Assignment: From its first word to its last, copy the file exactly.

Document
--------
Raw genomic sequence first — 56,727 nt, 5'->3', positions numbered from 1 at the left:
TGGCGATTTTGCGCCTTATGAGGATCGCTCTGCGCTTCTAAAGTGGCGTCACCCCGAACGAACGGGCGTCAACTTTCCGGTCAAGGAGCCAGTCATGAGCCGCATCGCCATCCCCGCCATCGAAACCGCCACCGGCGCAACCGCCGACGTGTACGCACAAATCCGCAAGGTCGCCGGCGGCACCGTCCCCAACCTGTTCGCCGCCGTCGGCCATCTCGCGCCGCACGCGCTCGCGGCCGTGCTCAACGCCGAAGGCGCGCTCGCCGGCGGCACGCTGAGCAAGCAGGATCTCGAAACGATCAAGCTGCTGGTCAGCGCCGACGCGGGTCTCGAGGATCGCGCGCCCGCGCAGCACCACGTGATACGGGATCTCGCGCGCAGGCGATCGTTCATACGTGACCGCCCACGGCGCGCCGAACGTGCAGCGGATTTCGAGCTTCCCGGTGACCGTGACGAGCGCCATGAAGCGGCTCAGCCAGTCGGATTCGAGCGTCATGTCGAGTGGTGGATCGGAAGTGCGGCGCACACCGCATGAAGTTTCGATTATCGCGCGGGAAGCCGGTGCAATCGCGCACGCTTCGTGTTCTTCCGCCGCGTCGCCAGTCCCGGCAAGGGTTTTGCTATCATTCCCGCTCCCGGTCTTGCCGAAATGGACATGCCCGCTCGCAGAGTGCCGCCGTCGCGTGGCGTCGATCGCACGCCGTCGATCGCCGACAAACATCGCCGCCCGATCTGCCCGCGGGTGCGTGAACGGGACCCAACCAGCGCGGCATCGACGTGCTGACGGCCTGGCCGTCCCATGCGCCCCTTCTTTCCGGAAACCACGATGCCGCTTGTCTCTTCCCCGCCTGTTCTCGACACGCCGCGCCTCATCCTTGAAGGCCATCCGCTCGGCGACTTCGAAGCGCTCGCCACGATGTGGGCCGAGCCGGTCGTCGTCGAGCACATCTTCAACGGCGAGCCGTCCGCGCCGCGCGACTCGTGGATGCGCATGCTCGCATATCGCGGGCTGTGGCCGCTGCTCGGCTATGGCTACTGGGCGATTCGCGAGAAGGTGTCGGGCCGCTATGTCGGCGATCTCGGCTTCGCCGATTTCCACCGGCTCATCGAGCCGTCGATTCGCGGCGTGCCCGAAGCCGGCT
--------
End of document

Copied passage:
Raw genomic sequence first — 56,727 nt, 5'->3', positions numbered from 1 at the left:
TGGCGATTTTGCGCCTTATGAGGATCGCTCTGCGCTTCTAAAGTGGCGTCACCCCGAACGAACGGGCGTCAACTTTCCGGTCAAGGAGCCAGTCATGAGCCGCATCGCCATCCCCGCCATCGAAACCGCCACCGGCGCAACCGCCGACGTGTACGCACAAATCCGCAAGGTCGCCGGCGGCACCGTCCCCAACCTGTTCGCCGCCGTCGGCCATCTCGCGCCGCACGCGCTCGCGGCCGTGCTCAACGCCGAAGGCGCGCTCGCCGGCGGCACGCTGAGCAAGCAGGATCTCGAAACGATCAAGCTGCTGGTCAGCGCCGACGCGGGTCTCGAGGATCGCGCGCCCGCGCAGCACCACGTGATACGGGATCTCGCGCGCAGGCGATCGTTCATACGTGACCGCCCACGGCGCGCCGAACGTGCAGCGGATTTCGAGCTTCCCGGTGACCGTGACGAGCGCCATGAAGCGGCTCAGCCAGTCGGATTCGAGCGTCATGTCGAGTGGTGGATCGGAAGTGCGGCGCACACCGCATGAAGTTTCGATTATCGCGCGGGAAGCCGGTGCAATCGCGCACGCTTCGTGTTCTTCCGCCGCGTCGCCAGTCCCGGCAAGGGTTTTGCTATCATTCCCGCTCCCGGTCTTGCCGAAATGGACATGCCCGCTCGCAGAGTGCCGCCGTCGCGTGGCGTCGATCGCACGCCGTCGATCGCCGACAAACATCGCCGCCCGATCTGCCCGCGGGTGCGTGAACGGGACCCAACCAGCGCGGCATCGACGTGCTGACGGCCTGGCCGTCCCATGCGCCCCTTCTTTCCGGAAACCACGATGCCGCTTGTCTCTTCCCCGCCTGTTCTCGACACGCCGCGCCTCATCCTTGAAGGCCATCCGCTCGGCGACTTCGAAGCGCTCGCCACGATGTGGGCCGAGCCGGTCGTCGTCGAGCACATCTTCAACGGCGAGCCGTCCGCGCCGCGCGACTCGTGGATGCGCATGCTCGCATATCGCGGGCTGTGGCCGCTGCTCGGCTATGGCTACTGGGCGATTCGCGAGAAGGTGTCGGGCCGCTATGTCGGCGATCTCGGCTTCGCCGATTTCCACCGGCTCATCGAGCCGTCGATTCGCGGCGTGCCCGAAGCCGGCT